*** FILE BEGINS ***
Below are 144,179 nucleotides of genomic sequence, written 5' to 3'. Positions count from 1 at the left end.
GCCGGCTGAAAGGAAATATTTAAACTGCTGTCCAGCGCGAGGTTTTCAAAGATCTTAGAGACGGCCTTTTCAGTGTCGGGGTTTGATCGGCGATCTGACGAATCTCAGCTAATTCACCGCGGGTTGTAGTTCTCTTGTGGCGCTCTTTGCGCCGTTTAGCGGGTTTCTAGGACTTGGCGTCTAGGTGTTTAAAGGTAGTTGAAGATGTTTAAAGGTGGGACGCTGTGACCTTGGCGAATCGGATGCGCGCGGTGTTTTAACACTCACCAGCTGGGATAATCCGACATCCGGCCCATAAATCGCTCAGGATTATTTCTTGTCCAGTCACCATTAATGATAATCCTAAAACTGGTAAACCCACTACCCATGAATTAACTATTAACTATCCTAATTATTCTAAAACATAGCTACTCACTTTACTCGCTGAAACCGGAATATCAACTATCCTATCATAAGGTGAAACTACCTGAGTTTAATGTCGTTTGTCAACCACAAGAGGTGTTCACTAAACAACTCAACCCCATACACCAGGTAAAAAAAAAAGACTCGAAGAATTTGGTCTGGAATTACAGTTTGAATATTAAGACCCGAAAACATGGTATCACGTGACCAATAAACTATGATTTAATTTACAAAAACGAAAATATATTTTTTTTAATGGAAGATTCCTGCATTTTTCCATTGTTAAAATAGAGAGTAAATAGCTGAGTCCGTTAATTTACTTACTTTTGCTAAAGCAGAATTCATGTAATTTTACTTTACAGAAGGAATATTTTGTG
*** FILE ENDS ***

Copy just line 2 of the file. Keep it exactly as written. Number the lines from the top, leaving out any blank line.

GCCGGCTGAAAGGAAATATTTAAACTGCTGTCCAGCGCGAGGTTTTCAAAGATCTTAGAGACGGCCTTTTCAGTGTCGGGGTTTGATCGGCGATCTGACGAATCTCAGCTAATTCACCGCGGGTTGTAGTTCTCTTGTGGCGCTCTTTGCGCCGTTTAGCGGGTTTCTAGGACTTGGCGTCTAGGTGTTTAAAGGTAGTTGAAGATGTTTAAAGGTGGGACGCTGTGACCTTGGCGAATCGGATGCGCGCGGTGTTTTAACACTCACCAGCTGGGATAATCCGACATCCGGCCCATAAATCGCTCAGGATTATTTCTTGTCCAGTCACCATTAATGATAATCCTAAAACTGGTAAACCCACTACCCATGAATTAACTATTAACTATCCTAATTATTCTAAAACATAGCTACTCACTTTACTCGCTGAAACCGGAATATCAACTATCCTATCATAAGGTGAAACTACCTGAGTTTAATGTCGTTTGTCAACCACAAGAGGTGTTCACTAAACAACTCAACCCCATACACCAGGTAAAAAAAAAAGACTCGAAGAATTTGGTCTGGAATTACAGTTTGAATATTAAGACCCGAAAACATGGTATCACGTGACCAATAAACTATGATTTAATTTACAAAAACGAAAATATATTTTTTTTAATGGAAGATTCCTGCATTTTTCCATTGTTAAAATAGAGAGTAAATAGCTGAGTCCGTTAATTTACTTACTTTTGCTAAAGCAGAATTCATGTAATTTTACTTTACAGAAGGAATATTTTGTG